Falling down…the scandal of neglect that blights our Victorian buildings

Falling down…the scandal of neglect that blights our Victorian buildings

- in Real Estate


The John Summers Steelworks at Shotton (Image: NC)

Each building tells its own story of neglect, but there is no denying they all have fantastic potential to be regenerated

Society director Christopher Costelloe

All appear on the latest list from the Victorian Society which monitors at-risk structures throughout England and Wales.

They are all Grade II or Grade II*-listed but after years of neglect are at a critical point of dereliction.

Society director Christopher Costelloe said: “Each building tells its own story of neglect, but there is no denying they all have fantastic potential to be regenerated.”

The top 10 includes the Winter Gardens, Great Yarmouth (1878-81), built in Torquay and relocated by barge to Norfolk but now empty.

Bromley-by-Bow gasholders, London (1872) are a true symbol for the Industrial Revolution and of high historical value but now unused.

Centre for the Deaf, Liverpool (1887) – the gothic structure became a community hall but is in a poor state.

Hartley’s Village, Liverpool (1886- 95) was a jam factory but has been neglected and is largely derelict. Former Legat’s School of Ballet, near Rotherfi eld, East Sussex (1865) was built to be an orphanage.

In the 1990s it was run as an Islamic school before it was raided on suspicion that it was being used as a terror training camp. Oldway Mansion, Paignton, Devon, (1873) was the private residence of American inventor Isaac Singer, remodelled by his son in the early 20th century in the style of the Palace of Versailles.


Interior, left, and exterior, of the Winter Gardens at Great Yarmouth in Norfolk. (Image: NC)

It was used as council offices from 1946 until 2007 when it was scheduled for sale. John Summers Steelworks, Shotton, Wales (1907) is on the banks of the River Dee. But its location has made its reuse complicated and unsuccessful.

Langley Maltings, Sandwell, West Midlands (1870) were saved from demolition in 2012 but with no current proposals for repair and reuse they have fallen into a very bad state.

Brandwood End Cemetery Chapels, Birmingham (1898) are of red brick and provide a dramatic central focus for the cemetery.

Closed for over 30 years, they suffered a serious arson attack in 1995. St Mary’s Convent Church, Leeds (1852) is on a disused plot. Pictures show dilapidated interiors but much of the detailing and glass is intact.


Get involved says Griff (Image: JOHN PHILLIPS/UK PRESS/GETTY IMAGES )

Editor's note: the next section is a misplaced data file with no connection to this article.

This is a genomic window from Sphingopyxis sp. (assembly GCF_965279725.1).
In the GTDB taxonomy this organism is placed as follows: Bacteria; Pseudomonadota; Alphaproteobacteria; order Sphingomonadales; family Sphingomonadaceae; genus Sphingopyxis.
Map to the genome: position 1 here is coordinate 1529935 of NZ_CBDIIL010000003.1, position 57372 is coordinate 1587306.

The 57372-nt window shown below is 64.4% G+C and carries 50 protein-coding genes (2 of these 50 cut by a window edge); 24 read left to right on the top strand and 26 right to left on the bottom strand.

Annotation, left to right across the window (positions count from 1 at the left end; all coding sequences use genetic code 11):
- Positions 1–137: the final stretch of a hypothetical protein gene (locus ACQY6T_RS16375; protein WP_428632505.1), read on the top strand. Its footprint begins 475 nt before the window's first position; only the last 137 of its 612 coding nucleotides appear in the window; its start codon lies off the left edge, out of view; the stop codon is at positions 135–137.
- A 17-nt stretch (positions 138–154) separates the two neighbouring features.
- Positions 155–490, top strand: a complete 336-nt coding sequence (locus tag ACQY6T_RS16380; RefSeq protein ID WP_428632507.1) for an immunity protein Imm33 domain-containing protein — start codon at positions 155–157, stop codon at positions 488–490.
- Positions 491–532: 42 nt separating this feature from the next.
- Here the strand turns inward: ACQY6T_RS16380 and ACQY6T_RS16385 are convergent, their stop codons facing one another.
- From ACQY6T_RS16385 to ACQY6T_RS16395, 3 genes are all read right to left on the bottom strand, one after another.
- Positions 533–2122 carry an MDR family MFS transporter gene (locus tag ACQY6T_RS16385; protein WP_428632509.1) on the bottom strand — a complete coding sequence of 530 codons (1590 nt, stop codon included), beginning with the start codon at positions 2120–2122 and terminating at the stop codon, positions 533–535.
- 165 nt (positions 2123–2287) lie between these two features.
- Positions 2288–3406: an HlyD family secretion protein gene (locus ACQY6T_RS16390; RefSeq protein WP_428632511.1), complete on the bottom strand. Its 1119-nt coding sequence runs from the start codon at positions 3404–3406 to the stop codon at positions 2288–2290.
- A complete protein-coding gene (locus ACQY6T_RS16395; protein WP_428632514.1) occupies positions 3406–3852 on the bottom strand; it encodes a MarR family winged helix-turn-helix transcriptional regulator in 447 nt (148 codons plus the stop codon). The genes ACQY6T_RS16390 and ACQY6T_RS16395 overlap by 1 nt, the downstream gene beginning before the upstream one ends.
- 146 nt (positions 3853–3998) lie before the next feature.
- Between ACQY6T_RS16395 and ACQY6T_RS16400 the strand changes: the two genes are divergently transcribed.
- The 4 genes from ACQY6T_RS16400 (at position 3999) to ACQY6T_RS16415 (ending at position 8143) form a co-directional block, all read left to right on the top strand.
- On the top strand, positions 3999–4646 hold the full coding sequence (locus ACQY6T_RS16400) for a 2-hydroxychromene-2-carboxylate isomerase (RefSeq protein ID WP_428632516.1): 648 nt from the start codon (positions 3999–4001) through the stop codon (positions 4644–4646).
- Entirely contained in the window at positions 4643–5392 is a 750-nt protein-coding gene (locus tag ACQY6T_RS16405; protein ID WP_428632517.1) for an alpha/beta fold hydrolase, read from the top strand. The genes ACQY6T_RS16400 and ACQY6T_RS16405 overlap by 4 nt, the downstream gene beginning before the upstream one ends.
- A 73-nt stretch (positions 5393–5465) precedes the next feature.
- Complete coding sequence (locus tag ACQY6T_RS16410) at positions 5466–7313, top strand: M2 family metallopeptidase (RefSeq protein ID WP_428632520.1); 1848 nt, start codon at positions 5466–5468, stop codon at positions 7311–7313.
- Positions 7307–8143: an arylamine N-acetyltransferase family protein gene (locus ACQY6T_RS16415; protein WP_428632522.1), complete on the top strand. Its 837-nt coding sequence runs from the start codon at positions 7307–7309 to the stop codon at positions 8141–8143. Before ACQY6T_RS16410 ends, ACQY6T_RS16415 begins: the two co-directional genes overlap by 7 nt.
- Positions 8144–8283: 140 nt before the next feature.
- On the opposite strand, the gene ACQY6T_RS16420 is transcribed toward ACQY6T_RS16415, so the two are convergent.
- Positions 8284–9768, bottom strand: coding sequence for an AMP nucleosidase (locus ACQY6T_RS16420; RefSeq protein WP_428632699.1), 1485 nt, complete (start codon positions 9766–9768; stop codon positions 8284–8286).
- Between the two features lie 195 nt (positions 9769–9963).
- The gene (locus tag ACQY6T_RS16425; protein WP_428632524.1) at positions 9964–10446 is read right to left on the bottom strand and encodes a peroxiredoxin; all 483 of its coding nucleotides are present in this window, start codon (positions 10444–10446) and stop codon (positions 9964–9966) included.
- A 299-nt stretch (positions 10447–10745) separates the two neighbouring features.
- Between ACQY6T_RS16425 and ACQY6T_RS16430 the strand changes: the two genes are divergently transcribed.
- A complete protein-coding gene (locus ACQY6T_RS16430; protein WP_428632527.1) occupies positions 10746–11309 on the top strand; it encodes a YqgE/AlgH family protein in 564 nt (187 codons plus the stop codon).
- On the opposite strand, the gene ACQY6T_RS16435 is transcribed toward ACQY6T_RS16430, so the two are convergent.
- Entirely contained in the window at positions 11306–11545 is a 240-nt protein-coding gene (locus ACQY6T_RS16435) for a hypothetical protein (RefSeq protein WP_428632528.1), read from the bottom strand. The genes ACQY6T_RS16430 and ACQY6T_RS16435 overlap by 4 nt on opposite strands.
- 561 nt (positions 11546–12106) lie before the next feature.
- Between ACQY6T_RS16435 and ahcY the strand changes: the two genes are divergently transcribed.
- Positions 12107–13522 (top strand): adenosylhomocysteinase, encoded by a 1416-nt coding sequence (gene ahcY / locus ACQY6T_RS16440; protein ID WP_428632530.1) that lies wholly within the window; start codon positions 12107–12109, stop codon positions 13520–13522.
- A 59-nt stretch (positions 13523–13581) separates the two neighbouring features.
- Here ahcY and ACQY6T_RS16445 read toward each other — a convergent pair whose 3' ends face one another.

Comment by Griff Rhys Jones

Responsibility on us to save architecture’s crown jewels

Every year the Victorian Society publishes its list of the top 10 endangered Victorian buildings in Britain. It’s all about awareness.

A century ago everybody from Virginia Woolf to PG Wodehouse seemed confident that the Victorians left nothing but rubbish buildings behind.

Now I am glad we have other opinions. We love Victorian architecture and its ornate flamboyance, and it is sad to see some magnificent specimens like these needing attention and care.

This list is a little microcosm of why we owe the Victorians so much. Forget grim industrial slums, we have monuments to enlightenment and progress here.


‘Versailles’…Oldway in Paignton, Devon (Image: NC)

It was Britain that led the way in granting holidays to working people and created the great seaside boom, exemplified in the Winter Gardens of Great Yarmouth.

It was Victorian Britain which founded corporations to provide gas to its dark cities and made the elegant and iconic gas holders (now so few remaining, but a splendid example here in Bromley), crying out to be preserved.

It was the Victorians who saw need for public health provision and built orphanages and schools for the deaf. Who sent steel and beer out to the world, and who used money to found churches and even built private palaces.

That story is here in bricks and mortar and metal and stone and we can save it for our grandchildren.


Fall from grace…St Mary’s Church, Leeds (Image: NC)

Many of the buildings that the Victorian Society has drawn attention to over the years have gone on to be saved and to provide proper uses for their communities going forward.

It’s not just that they are adornments.

They are history, good recycling and a focus for our increasingly anonymous, uniform towns. How can you help?

Well I am honoured to have recently been made the president of this society.

You can Google, get involved and become a member. This vital preservation and conservation work can be done. But we need to be the voice.

www.victorian society.org.uk/join

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